Points mean higher car insurance premiums

28 August 2007 / by None
According to tiscali.money, more than 1.5 million drivers are likely to receive penalty points on their driving licenses in the next year. “Get caught speeding this year and you will face a fixed fine, penalty points and ultimately an increase in your car insurance premium,” warns the website.

A survey undertaken by yesinsurance.co.uk shows that 80% of UK car drivers break the speed limit on the motorway and that men are worse culprits for this than women.

The research, which involved 4,000 UK motorists, found that 90 per cent of male respondents exceed the 70mph speed limit, with nearly two-thirds saying they had driven at more than 100 miles per hour.

Female drivers appear marginally more careful, although 77 per cent admitted to breaking the speed limit and a third said they had driven at more than 100 mph.

It goes without saying that car accidents also lead to higher insurance prices. Road accident statistics, which are due to be published next month by the Office for National Statistics, show that in 2006 almost 162,000 male car drivers were involved in car accidents in which someone was injured compared with just over 90,000 female drivers.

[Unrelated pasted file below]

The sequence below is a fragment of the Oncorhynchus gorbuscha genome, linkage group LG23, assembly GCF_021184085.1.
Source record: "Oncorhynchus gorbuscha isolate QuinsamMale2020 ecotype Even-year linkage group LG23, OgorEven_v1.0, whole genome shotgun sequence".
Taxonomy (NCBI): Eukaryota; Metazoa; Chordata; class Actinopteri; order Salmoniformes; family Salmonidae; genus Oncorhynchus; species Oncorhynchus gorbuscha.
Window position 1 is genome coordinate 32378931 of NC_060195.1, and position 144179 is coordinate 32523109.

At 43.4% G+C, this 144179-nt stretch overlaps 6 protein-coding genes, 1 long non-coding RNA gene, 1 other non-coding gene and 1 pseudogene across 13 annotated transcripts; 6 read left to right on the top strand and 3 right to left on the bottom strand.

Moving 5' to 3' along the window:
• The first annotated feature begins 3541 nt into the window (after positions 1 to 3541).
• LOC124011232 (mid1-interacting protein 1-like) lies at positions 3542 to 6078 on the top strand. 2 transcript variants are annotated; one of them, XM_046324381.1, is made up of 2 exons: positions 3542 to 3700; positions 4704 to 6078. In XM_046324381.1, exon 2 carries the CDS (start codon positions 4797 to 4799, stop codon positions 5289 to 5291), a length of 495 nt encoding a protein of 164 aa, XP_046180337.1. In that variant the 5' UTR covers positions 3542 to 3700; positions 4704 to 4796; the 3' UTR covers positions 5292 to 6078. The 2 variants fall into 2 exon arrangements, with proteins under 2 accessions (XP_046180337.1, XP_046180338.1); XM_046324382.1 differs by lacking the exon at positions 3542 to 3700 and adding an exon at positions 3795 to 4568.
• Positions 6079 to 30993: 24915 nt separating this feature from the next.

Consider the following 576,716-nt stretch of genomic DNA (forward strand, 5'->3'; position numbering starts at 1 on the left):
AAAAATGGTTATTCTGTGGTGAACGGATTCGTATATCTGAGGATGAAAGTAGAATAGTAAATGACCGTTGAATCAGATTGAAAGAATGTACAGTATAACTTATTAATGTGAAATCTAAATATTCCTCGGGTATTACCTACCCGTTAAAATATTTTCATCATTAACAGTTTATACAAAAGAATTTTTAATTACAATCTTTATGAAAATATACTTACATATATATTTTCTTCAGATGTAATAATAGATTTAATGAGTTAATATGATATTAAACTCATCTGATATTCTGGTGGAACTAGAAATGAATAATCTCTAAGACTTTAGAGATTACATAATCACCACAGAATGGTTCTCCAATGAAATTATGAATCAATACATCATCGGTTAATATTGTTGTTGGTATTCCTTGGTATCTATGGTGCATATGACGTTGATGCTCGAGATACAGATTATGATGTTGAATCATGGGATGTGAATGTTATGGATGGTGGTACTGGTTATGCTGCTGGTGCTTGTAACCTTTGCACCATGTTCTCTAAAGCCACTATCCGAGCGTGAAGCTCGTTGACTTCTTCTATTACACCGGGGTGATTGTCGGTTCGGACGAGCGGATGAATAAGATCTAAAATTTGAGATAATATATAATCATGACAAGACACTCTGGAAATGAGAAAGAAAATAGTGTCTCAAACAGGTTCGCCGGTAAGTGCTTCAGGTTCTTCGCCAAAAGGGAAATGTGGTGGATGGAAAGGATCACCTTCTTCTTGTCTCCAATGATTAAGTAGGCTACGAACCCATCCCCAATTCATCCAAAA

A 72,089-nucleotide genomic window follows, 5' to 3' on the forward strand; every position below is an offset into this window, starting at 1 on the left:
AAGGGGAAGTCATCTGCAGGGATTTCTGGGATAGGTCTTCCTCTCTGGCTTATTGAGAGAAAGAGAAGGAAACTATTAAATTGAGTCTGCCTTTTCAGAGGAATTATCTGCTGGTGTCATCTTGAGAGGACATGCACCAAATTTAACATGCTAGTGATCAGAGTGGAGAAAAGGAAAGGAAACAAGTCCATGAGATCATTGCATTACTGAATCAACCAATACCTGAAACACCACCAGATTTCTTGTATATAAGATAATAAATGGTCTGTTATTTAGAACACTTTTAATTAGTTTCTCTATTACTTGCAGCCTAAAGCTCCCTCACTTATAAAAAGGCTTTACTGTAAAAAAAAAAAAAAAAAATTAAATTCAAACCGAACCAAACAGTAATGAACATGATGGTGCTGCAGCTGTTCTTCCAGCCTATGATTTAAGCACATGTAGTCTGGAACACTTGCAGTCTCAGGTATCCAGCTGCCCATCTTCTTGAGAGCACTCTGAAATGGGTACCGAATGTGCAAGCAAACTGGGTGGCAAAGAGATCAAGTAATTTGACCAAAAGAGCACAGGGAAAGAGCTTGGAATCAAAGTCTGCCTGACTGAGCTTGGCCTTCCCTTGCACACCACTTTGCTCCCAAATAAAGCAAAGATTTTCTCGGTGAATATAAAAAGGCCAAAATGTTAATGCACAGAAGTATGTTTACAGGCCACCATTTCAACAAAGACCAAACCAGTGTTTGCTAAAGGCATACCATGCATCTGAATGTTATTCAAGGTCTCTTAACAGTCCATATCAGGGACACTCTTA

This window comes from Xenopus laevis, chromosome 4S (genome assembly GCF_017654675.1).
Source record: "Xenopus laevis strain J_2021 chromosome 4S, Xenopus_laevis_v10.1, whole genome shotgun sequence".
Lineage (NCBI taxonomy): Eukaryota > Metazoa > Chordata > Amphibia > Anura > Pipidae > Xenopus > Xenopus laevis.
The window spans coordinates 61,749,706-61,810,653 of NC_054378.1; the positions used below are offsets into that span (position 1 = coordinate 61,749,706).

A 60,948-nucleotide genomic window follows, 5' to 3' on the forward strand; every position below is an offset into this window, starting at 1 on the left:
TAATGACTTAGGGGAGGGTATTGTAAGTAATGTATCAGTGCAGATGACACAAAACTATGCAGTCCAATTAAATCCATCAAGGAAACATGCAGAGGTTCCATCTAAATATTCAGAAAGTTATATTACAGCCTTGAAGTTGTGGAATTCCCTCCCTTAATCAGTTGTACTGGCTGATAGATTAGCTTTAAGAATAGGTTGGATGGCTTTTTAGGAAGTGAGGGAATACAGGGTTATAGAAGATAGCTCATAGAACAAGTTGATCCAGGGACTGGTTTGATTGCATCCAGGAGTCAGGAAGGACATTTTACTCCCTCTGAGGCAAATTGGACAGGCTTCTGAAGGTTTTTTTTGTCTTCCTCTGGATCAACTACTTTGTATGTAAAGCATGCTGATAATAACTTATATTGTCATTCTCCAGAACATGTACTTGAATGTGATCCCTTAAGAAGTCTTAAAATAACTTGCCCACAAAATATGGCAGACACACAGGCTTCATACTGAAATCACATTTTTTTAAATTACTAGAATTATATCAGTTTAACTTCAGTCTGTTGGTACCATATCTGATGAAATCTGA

Furthermore, yesinsurance.co.uk’s study revealed that, although there are just 30 per cent more male drivers than female, men are involved in nearly double the number of accidents. Ironically, 31 per cent of men consider themselves to be better drivers than women.

"The research indicates that female drivers are generally safer than men when driving on motorways," said company representative Paul Purdy.

"This correlates with scientific research on driving behaviour, which points to the fact that women are generally less likely to undertake risky manoeuvres or drive at high speed," he added.

As a result, women are usually able to obtain cheaper car insurance deals. However, speeding is likely to earn drivers points on their license as well as increasing the risk of accidents which, in addition to the danger factor, inevitably lead to higher premiums.

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